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Home / Drugs / Starting with T / Tenofovir

Tenofovir, marketed by Gilead Sciences under the trade name Viread®, belongs to a class of antiretroviral drugs known as nucleotide analogue reverse transcriptase inhibitors (nRTIs), which block reverse transcriptase, an enzyme crucial to viral production in HIV-infected people. [Wikipedia]
CategoriesAnti-HIV Agents
Nucleoside and Nucleotide Reverse Transcriptase Inhibitors
Reverse Transcriptase Inhibitors
ManufacturersGilead sciences inc
Gilead Sciences, Inc.
PackagersA-S Medication Solutions LLC
Bristol-Myers Squibb Co.
Cardinal Health
Dept Health Central Pharmacy
Gilead Sciences Inc.
Kaiser Foundation Hospital
Lake Erie Medical and Surgical Supply
Nycomed Inc.
Patheon Inc.
Physicians Total Care Inc.
Quality Care
Remedy Repack
Tenofovir disoproxil
Tenofovir disoproxil fumarate


For use, in combination with other antiretroviral agents, for the treatment of HIV-1 infection.


Tenofovir belongs to a class of antiretroviral drugs known as nucleotide analogue reverse transcriptase inhibitors (NtRTIs), which block reverse transcriptase, an enzyme crucial to viral production in HIV-infected people. Tenofovir is currently in late-stage clinical trials for the treatment of hepatitis B. Tenofovir disoproxil fumarate is an acyclic nucleoside phosphonate diester analog of adenosine monophosphate. Tenofovir requires initial diester hydrolysis for conversion to tenofovir and subsequent phosphorylations by cellular enzymes to form tenofovir diphosphate. Tenofovir diphosphate is a weak inhibitor of mammalian DNA polymerases α, β, and mitochondrial DNA polymerase γ.

mechanism of action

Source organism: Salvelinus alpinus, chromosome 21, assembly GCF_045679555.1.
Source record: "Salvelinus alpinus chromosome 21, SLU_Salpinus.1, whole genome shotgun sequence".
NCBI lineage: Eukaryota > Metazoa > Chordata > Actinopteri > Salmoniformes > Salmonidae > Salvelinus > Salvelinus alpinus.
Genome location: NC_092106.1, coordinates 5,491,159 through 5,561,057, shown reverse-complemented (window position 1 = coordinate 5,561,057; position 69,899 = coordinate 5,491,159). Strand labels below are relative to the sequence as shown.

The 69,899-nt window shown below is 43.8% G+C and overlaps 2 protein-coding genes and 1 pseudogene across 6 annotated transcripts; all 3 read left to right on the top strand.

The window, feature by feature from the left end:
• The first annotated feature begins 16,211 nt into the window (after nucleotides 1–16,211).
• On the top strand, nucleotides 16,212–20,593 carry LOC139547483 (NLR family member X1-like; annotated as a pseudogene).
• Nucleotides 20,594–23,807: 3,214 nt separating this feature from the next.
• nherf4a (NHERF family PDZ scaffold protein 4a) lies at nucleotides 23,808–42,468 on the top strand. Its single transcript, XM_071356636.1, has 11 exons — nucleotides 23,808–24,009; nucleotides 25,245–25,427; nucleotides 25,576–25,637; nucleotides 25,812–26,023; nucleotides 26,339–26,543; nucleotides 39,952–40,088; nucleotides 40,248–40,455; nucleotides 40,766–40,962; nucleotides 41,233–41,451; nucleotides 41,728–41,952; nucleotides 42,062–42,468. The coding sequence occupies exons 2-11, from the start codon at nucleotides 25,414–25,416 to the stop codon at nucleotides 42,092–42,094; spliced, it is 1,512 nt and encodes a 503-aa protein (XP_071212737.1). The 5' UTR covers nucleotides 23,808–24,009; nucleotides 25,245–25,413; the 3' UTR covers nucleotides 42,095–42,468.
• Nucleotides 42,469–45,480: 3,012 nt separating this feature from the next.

Tenofovir inhibits the activity of HIV reverse transcriptase by competing with the natural substrate deoxyadenosine 5’-triphosphate and, after incorporation into DNA, by DNA chain termination. Specifically, the drugs are analogues of the naturally occurring deoxynucleotides needed to synthesize the viral DNA and they compete with the natural deoxynucleotides for incorporation into the growing viral DNA chain. However, unlike the natural deoxynucleotides substrates, NRTIs and NtRTIs (nucleoside/tide reverse transcriptase inhibitors) lack a 3'-hydroxyl group on the deoxyribose moiety. As a result, following incorporation of an NRTI or an NtRTI, the next incoming deoxynucleotide cannot form the next 5'-3' phosphodiester bond needed to extend the DNA chain. Thus, when an NRTI or NtRTI is incorporated, viral DNA synthesis is halted, a process known as chain termination. All NRTIs and NtRTIs are classified as competitive substrate inhibitors.


Limited clinical experience at doses higher than the therapeutic dose of tenofovir 300 mg is available. In Study 901 tenofovir disoproxil fumarate 600 mg was administered to 8 patients orally for 28 days. No severe adverse reactions were reported. The effects of higher doses are not known.


Neither tenofovir disoproxil nor tenofovir are substrates of CYP450 enzymes.


The oral bioavailability in fasted patients is approximately 25%. Administration of food (high fat meal containing 40 to 50% fat) increases the oral bioavailability, with an increase in the AUC of approximately 40%.

half life

Approximately 17 hours.

drug interactions

Atazanavir: Concomitant therapy may result in decreased serum levels of Atazanavir and increased levels of Tenofovir. Concomitant therapy should only be used with the inclusion of Ritonavir.

Didanosine: Tenofovir may decrease the therapeutic effects and increase the adverse effects of Didanosine. Monitor for changes in virologic response and Didanosine toxicity during concomitant therapy.

Valganciclovir: The excretion rates of Valganciclovir and/or Tenofovir may decrease as both drugs are eliminated by active tubular secretion. Monitor for increased serum concentrations and toxicity of both agents.